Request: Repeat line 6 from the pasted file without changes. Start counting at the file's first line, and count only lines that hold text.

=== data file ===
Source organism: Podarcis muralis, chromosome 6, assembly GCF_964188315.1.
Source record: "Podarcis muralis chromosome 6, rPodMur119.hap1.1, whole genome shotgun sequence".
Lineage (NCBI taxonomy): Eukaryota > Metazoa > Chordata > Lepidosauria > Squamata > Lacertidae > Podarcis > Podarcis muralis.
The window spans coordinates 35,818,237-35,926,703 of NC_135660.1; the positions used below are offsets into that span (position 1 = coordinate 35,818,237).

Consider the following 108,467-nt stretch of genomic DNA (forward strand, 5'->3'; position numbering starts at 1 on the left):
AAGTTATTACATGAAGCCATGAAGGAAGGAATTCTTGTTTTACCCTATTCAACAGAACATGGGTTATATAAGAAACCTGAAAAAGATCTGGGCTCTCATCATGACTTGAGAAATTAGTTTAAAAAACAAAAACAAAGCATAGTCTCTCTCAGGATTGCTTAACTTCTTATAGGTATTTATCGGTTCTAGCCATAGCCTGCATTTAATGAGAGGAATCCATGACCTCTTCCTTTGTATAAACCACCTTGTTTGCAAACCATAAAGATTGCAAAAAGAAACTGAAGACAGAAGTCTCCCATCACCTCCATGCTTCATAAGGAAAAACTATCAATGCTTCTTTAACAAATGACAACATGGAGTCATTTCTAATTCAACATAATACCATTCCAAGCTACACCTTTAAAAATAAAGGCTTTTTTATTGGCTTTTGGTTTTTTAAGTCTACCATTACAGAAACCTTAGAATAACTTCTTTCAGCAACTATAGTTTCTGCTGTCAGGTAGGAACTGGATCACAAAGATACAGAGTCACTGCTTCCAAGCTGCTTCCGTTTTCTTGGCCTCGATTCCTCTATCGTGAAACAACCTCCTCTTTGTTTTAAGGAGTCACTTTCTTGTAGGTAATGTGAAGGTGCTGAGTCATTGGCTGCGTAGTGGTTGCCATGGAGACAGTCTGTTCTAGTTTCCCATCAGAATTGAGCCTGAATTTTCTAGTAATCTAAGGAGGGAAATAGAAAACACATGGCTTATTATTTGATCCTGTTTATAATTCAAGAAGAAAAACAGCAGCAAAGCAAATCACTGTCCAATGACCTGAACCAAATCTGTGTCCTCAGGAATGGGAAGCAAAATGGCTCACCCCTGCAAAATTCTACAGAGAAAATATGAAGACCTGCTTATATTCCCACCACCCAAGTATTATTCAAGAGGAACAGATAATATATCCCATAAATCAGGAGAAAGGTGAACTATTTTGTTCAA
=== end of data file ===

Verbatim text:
AAGTTATTACATGAAGCCATGAAGGAAGGAATTCTTGTTTTACCCTATTCAACAGAACATGGGTTATATAAGAAACCTGAAAAAGATCTGGGCTCTCATCATGACTTGAGAAATTAGTTTAAAAAACAAAAACAAAGCATAGTCTCTCTCAGGATTGCTTAACTTCTTATAGGTATTTATCGGTTCTAGCCATAGCCTGCATTTAATGAGAGGAATCCATGACCTCTTCCTTTGTATAAACCACCTTGTTTGCAAACCATAAAGATTGCAAAAAGAAACTGAAGACAGAAGTCTCCCATCACCTCCATGCTTCATAAGGAAAAACTATCAATGCTTCTTTAACAAATGACAACATGGAGTCATTTCTAATTCAACATAATACCATTCCAAGCTACACCTTTAAAAATAAAGGCTTTTTTATTGGCTTTTGGTTTTTTAAGTCTACCATTACAGAAACCTTAGAATAACTTCTTTCAGCAACTATAGTTTCTGCTGTCAGGTAGGAACTGGATCACAAAGATACAGAGTCACTGCTTCCAAGCTGCTTCCGTTTTCTTGGCCTCGATTCCTCTATCGTGAAACAACCTCCTCTTTGTTTTAAGGAGTCACTTTCTTGTAGGTAATGTGAAGGTGCTGAGTCATTGGCTGCGTAGTGGTTGCCATGGAGACAGTCTGTTCTAGTTTCCCATCAGAATTGAGCCTGAATTTTCTAGTAATCTAAGGAGGGAAATAGAAAACACATGGCTTATTATTTGATCCTGTTTATAATTCAAGAAGAAAAACAGCAGCAAAGCAAATCACTGTCCAATGACCTGAACCAAATCTGTGTCCTCAGGAATGGGAAGCAAAATGGCTCACCCCTGCAAAATTCTACAGAGAAAATATGAAGACCTGCTTATATTCCCACCACCCAAGTATTATTCAAGAGGAACAGATAATATATCCCATAAATCAGGAGAAAGGTGAACTATTTTGTTCAA